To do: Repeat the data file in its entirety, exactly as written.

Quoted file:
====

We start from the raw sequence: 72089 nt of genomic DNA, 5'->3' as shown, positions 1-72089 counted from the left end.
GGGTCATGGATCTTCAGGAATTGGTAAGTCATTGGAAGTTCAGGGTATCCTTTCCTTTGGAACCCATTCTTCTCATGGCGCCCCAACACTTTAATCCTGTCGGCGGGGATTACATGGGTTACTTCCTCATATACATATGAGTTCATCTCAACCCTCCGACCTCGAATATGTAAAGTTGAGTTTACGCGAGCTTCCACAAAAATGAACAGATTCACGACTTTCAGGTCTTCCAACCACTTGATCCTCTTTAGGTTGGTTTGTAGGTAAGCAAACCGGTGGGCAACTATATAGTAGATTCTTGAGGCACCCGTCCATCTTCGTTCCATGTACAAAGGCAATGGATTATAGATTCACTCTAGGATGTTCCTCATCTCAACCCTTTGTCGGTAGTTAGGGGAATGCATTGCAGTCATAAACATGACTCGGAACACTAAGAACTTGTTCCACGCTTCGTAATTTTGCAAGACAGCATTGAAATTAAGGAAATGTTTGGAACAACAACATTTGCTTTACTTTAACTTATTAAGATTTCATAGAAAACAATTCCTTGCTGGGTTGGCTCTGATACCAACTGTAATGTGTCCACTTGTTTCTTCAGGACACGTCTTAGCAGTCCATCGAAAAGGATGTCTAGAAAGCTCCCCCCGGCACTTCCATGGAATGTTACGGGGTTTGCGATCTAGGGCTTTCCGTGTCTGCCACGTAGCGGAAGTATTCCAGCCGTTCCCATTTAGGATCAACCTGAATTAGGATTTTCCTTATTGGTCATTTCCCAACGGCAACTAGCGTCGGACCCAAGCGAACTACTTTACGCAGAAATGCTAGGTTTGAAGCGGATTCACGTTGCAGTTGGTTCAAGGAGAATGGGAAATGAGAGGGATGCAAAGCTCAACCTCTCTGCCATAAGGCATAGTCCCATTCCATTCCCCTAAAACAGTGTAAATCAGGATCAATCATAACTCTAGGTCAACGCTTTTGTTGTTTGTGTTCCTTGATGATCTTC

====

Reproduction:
We start from the raw sequence: 72089 nt of genomic DNA, 5'->3' as shown, positions 1-72089 counted from the left end.
GGGTCATGGATCTTCAGGAATTGGTAAGTCATTGGAAGTTCAGGGTATCCTTTCCTTTGGAACCCATTCTTCTCATGGCGCCCCAACACTTTAATCCTGTCGGCGGGGATTACATGGGTTACTTCCTCATATACATATGAGTTCATCTCAACCCTCCGACCTCGAATATGTAAAGTTGAGTTTACGCGAGCTTCCACAAAAATGAACAGATTCACGACTTTCAGGTCTTCCAACCACTTGATCCTCTTTAGGTTGGTTTGTAGGTAAGCAAACCGGTGGGCAACTATATAGTAGATTCTTGAGGCACCCGTCCATCTTCGTTCCATGTACAAAGGCAATGGATTATAGATTCACTCTAGGATGTTCCTCATCTCAACCCTTTGTCGGTAGTTAGGGGAATGCATTGCAGTCATAAACATGACTCGGAACACTAAGAACTTGTTCCACGCTTCGTAATTTTGCAAGACAGCATTGAAATTAAGGAAATGTTTGGAACAACAACATTTGCTTTACTTTAACTTATTAAGATTTCATAGAAAACAATTCCTTGCTGGGTTGGCTCTGATACCAACTGTAATGTGTCCACTTGTTTCTTCAGGACACGTCTTAGCAGTCCATCGAAAAGGATGTCTAGAAAGCTCCCCCCGGCACTTCCATGGAATGTTACGGGGTTTGCGATCTAGGGCTTTCCGTGTCTGCCACGTAGCGGAAGTATTCCAGCCGTTCCCATTTAGGATCAACCTGAATTAGGATTTTCCTTATTGGTCATTTCCCAACGGCAACTAGCGTCGGACCCAAGCGAACTACTTTACGCAGAAATGCTAGGTTTGAAGCGGATTCACGTTGCAGTTGGTTCAAGGAGAATGGGAAATGAGAGGGATGCAAAGCTCAACCTCTCTGCCATAAGGCATAGTCCCATTCCATTCCCCTAAAACAGTGTAAATCAGGATCAATCATAACTCTAGGTCAACGCTTTTGTTGTTTGTGTTCCTTGATGATCTTC